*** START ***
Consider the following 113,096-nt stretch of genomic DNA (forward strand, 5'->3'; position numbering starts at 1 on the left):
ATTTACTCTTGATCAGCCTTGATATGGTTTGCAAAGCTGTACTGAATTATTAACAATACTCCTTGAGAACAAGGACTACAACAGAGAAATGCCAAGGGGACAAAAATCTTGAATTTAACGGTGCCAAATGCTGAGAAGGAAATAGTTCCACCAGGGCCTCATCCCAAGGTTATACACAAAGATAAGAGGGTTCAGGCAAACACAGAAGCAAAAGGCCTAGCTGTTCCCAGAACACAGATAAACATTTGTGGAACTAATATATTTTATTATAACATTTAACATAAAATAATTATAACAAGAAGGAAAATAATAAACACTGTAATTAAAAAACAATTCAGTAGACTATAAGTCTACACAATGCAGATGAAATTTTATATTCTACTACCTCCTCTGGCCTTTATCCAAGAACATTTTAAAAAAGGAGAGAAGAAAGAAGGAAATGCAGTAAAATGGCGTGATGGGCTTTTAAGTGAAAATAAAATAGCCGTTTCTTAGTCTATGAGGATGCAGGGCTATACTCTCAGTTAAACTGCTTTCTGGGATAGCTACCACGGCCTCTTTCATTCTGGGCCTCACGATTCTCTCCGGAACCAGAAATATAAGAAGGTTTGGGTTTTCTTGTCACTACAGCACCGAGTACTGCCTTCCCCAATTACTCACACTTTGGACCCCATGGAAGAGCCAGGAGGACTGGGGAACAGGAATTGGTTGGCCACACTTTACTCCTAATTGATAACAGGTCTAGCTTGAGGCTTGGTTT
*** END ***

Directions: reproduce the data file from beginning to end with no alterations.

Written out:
Consider the following 113,096-nt stretch of genomic DNA (forward strand, 5'->3'; position numbering starts at 1 on the left):
ATTTACTCTTGATCAGCCTTGATATGGTTTGCAAAGCTGTACTGAATTATTAACAATACTCCTTGAGAACAAGGACTACAACAGAGAAATGCCAAGGGGACAAAAATCTTGAATTTAACGGTGCCAAATGCTGAGAAGGAAATAGTTCCACCAGGGCCTCATCCCAAGGTTATACACAAAGATAAGAGGGTTCAGGCAAACACAGAAGCAAAAGGCCTAGCTGTTCCCAGAACACAGATAAACATTTGTGGAACTAATATATTTTATTATAACATTTAACATAAAATAATTATAACAAGAAGGAAAATAATAAACACTGTAATTAAAAAACAATTCAGTAGACTATAAGTCTACACAATGCAGATGAAATTTTATATTCTACTACCTCCTCTGGCCTTTATCCAAGAACATTTTAAAAAAGGAGAGAAGAAAGAAGGAAATGCAGTAAAATGGCGTGATGGGCTTTTAAGTGAAAATAAAATAGCCGTTTCTTAGTCTATGAGGATGCAGGGCTATACTCTCAGTTAAACTGCTTTCTGGGATAGCTACCACGGCCTCTTTCATTCTGGGCCTCACGATTCTCTCCGGAACCAGAAATATAAGAAGGTTTGGGTTTTCTTGTCACTACAGCACCGAGTACTGCCTTCCCCAATTACTCACACTTTGGACCCCATGGAAGAGCCAGGAGGACTGGGGAACAGGAATTGGTTGGCCACACTTTACTCCTAATTGATAACAGGTCTAGCTTGAGGCTTGGTTT